A friend of mine, who is now working for the World Youth Day team in Sydney, once formulated what she called the “Ugh” factor in ethics. I think it is a bit rubbery (so much of our “ugh” reactions really are based on cultural factors–hence racism etc.), nevertheless there does appear to be something to her theory.
I subscribed to a trial period of Crikey.com.au, and there read an interesting entry called “The Secular Argument Against Stem Cell Research”. The author, Guy Rundle, attempts to form an argument against Stem Cell Research which is not based on “the religious idea that a distinct stem cell is somehow wronged by its creation and destruction”, an idea which he regards as “silly”. Nevertheless, he does worry about “the effect on the culture overall, of making life an industrial product”, something which he believes is “quite capable of undermining the ground on which meaning is built.” He says:
Culture–the framework within which life has meaning–only survives if we accord to the human a special status, including phenomena, like embryonic stem cells, that are not beings or persons, but are “of-the-human” nevertheless. … People sense this when they think about something like the genetic modification of future children, the sale of kidneys for live organ transplant, or the creation of a new child as a marrow donor for a very ill older sibling. …It’s worth listening to the deep disquiet one feels about these things and then imagine a future where that is general. A world divided between the genetically designed perfect specimens and living organ banks, made in the pursuit of “transcending” our human limits, may lead us to build a hell in heaven’s despite.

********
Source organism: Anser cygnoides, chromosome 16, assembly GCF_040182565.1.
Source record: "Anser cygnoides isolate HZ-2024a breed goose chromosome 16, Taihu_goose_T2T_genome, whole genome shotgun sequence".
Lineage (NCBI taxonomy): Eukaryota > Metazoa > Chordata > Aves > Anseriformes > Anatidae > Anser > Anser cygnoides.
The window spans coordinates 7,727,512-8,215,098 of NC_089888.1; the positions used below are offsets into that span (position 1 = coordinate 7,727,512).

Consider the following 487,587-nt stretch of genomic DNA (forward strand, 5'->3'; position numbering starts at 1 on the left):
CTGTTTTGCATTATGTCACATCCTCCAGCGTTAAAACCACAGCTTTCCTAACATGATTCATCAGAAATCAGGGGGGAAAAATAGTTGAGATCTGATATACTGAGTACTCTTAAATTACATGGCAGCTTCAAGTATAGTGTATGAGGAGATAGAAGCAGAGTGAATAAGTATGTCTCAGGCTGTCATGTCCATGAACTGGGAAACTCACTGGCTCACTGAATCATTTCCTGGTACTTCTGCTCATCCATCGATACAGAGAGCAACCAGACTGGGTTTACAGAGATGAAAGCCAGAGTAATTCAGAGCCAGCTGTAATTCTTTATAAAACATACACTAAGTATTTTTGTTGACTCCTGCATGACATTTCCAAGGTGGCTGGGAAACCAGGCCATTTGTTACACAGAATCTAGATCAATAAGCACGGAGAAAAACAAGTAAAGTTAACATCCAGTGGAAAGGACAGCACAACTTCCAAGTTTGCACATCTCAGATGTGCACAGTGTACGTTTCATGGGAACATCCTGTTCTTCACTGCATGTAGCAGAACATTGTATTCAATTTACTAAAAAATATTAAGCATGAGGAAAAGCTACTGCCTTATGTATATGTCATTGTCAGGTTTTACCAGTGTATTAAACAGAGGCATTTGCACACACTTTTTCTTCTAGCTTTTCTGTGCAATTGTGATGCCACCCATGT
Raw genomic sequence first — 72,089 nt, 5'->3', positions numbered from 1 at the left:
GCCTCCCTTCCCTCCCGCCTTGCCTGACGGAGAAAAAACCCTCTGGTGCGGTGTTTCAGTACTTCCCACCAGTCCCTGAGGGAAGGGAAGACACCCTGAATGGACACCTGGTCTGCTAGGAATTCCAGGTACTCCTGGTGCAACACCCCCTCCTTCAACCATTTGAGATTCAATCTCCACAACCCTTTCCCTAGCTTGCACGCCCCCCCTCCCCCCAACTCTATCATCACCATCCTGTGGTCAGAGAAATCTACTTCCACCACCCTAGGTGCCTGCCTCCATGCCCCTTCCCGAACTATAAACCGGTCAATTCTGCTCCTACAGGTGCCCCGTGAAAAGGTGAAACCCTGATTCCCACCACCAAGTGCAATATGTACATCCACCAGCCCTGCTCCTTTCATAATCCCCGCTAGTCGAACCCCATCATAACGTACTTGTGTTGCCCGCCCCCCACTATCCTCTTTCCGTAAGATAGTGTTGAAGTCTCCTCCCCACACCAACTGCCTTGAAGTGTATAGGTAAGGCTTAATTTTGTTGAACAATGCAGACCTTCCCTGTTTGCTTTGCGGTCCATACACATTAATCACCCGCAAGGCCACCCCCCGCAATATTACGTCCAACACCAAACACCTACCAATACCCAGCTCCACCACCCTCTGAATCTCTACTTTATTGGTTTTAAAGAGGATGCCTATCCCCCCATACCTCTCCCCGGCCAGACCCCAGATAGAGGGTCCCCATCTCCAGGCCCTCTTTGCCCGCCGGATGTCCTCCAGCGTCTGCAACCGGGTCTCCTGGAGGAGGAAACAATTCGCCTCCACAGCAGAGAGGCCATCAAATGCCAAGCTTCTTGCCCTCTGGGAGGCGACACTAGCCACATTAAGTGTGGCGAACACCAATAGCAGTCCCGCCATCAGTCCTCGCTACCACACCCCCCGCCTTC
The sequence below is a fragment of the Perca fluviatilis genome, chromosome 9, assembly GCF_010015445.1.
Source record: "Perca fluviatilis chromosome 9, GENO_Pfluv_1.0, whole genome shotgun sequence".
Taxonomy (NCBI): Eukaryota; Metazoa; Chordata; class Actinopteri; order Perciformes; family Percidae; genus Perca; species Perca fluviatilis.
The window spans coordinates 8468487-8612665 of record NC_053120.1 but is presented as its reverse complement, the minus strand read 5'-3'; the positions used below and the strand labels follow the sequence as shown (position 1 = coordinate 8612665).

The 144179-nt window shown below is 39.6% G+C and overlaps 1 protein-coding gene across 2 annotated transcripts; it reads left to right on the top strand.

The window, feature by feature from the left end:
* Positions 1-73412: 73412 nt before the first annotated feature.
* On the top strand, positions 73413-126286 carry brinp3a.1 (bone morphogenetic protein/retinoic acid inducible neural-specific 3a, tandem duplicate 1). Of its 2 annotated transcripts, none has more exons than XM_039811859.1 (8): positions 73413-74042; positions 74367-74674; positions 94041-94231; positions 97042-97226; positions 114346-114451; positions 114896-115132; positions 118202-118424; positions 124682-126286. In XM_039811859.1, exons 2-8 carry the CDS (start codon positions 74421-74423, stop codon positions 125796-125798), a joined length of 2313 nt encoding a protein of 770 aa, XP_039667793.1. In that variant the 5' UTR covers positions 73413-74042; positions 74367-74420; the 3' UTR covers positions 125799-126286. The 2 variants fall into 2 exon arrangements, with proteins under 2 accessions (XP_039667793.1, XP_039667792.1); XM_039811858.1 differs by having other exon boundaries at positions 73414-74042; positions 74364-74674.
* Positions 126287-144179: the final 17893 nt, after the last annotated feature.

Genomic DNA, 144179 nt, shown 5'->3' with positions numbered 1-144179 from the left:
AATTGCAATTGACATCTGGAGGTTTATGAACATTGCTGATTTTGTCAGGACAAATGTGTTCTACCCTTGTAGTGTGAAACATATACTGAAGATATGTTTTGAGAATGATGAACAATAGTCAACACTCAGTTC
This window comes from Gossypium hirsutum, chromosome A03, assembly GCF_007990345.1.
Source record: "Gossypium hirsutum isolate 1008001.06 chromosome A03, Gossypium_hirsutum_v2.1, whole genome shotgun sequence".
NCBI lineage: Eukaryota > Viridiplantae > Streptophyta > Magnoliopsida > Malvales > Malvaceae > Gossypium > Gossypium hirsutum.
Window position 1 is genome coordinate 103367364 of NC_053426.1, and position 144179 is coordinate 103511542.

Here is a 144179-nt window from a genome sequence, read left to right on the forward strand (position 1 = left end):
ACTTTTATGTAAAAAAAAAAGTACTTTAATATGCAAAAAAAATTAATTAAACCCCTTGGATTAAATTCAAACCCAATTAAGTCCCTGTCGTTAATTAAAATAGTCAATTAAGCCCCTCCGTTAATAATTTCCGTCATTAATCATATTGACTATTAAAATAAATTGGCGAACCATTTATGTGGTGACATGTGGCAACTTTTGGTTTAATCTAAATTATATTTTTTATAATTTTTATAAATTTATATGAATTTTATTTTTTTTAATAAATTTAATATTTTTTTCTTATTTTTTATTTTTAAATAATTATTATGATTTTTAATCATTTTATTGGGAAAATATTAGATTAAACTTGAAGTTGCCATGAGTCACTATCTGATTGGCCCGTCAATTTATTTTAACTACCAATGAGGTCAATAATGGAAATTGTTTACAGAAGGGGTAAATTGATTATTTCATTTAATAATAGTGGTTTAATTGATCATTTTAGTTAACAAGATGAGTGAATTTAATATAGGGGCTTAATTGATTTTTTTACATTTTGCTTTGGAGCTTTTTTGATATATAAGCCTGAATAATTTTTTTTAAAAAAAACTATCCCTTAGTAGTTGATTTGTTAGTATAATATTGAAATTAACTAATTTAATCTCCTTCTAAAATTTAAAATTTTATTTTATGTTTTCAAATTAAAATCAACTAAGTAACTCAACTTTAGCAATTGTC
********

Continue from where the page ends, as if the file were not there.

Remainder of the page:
Use of words like “sense” and “feel” and “disquiet” seem to me to point to my friends “Ugh” factor. Somethings are just “Ugh”, not on the basis of cultural conditioning, but on the basis of our cross-cultural shared humanity. It is a sense of “ugh” which even crosses the line between the religious and the secular.